This video went viral in the last few weeks and really took off on the anniversary of 9/11. I’m not much of a music guy, but this song and especially this singer, Lizzy Nelson, really grabbed my heartstrings. It was written when Lizzy lost a friend and the terrible pain of this bereavement is palpably tangible in her song. Anyone who has ever lost a loved one can sense a strangely comforting resonance in her voice.
But it’s the words that struck me even deeper. There’s a hopefulness in them, and yet there’s an even greater hopelessness.
What does it look like in heaven?
Is it peaceful, is it free like they say?
Does the sun shine bright forever?
Have your fears and your pain gone away?
Here on earth it feels like everything good is missing since you left,
And here on earth everything’s different, there’s an emptiness.
Oh oh I, I hope your dancing in the sky,
And I hope your singing in the angels choir,
And I hope the angels know what they have,
I’ll bet it’s so nice up in heaven since you arrived.
So tell me what do you do up in heaven?
Are your days filled with love and light?
Is there music, is there art and invention?
Tell me are you happy? Are you more alive?
Hopefulness and Hopelessness
The hopefulness is there, isn’t it? The hope that there’s something more, something better after this world. Three times in the chorus, Lizzy exclaims “I hope.” And her eight questions are all enquiring as to her hope that it’s much better up there than down here.
But the hopelessness is in the fact that these are simply questions. There’s no certainty that heaven exists. If it does exist, there’s no confidence about what it is like. And there’s no comforting assurance that her friend is there. There’s just “I hope” and lots and lots of questions.
Contrast that with the Bible-based hope of the Christian who can not only have certain confidence in the existence of heaven, and the nature of heaven, but also be certain about how to get there through Christ, and have assurance that they are going there.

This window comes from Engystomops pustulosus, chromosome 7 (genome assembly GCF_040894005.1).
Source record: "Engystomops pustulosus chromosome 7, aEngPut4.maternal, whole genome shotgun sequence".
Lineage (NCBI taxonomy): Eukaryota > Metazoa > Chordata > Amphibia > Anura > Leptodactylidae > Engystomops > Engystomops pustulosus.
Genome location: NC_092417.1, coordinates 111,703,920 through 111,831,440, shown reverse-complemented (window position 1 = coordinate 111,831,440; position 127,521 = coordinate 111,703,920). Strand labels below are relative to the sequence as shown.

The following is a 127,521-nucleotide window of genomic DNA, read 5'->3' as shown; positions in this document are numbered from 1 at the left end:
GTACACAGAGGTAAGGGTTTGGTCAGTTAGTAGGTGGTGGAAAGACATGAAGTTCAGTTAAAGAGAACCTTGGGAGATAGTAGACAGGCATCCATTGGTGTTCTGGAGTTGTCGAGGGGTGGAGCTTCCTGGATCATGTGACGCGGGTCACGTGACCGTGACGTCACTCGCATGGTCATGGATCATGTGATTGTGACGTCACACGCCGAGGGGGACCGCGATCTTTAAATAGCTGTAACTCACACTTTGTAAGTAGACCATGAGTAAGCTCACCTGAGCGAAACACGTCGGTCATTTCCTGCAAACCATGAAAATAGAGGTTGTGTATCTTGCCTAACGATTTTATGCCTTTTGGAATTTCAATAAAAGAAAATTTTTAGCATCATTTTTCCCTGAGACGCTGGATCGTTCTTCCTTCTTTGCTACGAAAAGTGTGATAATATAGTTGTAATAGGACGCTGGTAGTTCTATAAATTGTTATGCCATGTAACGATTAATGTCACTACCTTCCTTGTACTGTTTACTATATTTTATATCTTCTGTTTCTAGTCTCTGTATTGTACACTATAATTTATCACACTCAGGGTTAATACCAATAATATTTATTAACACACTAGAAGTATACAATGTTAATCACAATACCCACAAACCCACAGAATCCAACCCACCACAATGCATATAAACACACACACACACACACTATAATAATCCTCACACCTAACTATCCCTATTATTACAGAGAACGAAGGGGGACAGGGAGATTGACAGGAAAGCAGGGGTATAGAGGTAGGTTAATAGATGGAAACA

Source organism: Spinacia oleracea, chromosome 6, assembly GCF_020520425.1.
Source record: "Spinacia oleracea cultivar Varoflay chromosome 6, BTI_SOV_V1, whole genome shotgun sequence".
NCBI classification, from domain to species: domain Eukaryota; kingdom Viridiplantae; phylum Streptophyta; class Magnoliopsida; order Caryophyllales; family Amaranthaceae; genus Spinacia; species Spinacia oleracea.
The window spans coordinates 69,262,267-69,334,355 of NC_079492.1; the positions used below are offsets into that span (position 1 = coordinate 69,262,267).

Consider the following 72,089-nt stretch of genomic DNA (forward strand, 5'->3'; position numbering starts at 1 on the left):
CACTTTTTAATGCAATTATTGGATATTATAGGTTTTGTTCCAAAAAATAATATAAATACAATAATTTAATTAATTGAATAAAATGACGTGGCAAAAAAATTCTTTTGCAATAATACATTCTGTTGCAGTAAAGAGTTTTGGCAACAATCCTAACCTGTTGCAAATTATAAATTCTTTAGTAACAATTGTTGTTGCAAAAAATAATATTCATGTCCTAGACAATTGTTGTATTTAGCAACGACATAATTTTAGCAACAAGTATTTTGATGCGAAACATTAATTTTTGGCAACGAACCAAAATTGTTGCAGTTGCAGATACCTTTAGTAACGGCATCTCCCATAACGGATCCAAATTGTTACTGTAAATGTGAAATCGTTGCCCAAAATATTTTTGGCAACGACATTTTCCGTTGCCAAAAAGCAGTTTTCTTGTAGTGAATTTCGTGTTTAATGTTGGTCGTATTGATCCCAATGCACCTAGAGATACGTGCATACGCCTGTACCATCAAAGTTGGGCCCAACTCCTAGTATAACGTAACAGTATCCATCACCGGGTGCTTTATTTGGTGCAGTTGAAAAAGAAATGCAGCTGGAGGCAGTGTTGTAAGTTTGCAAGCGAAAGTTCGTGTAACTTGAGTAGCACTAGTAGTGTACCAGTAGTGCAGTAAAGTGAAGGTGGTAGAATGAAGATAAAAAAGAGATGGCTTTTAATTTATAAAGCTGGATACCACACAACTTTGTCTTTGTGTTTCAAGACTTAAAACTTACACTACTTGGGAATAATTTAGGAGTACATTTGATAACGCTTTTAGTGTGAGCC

Our “hope” is more than a “hope so.” It’s a know-so. It’s a biblically grounded certainty, and it’s based upon the person and work of Christ alone rather than who we are and what we’ve done.
We can therefore answer a resounding “YES” to Lizzy’s questions when they are asked of a Christian believer who has died. Yes, it’s peaceful. Yes, it’s free. Yes, it’s inexpressibly bright forever. Yes, all fear and pain have gone away. Dancing, hmm, okay not so sure about that one, but celebrating definitely. Yes, singing in angels’ choirs. Yes, heaven is beautified with each new arrival. Yes, the days are filled with love and light. Yes, there is music, art, and invention. Yes, inexpressibly happy. And yes, more alive than ever before.
That doesn’t mean that the bereaved family and friends of Christians do not mourn over the deep pain of their loss. At times for us too it feels like everything good is missing, that everything on earth is different, and that there’s an aching emptiness. However, when we have Christian hope, the pain is lessened and balanced by our confidence in all that God’s Word says about heaven, those who go there, and what it’s like there.
I sincerely hope and pray that Lizzy will come to know this hope for herself. And may each one of us so live that when we come to die, our loved ones can sing Psalm 23 instead of Dancing in the Sky.
Further reading: Psalm 16, 23; John 3:16; 2 Timothy 1:12; Hebrews 6:11, 17; Ephesians 1:13-14; 1 John 2:3; 5:13. Revelation 21-22.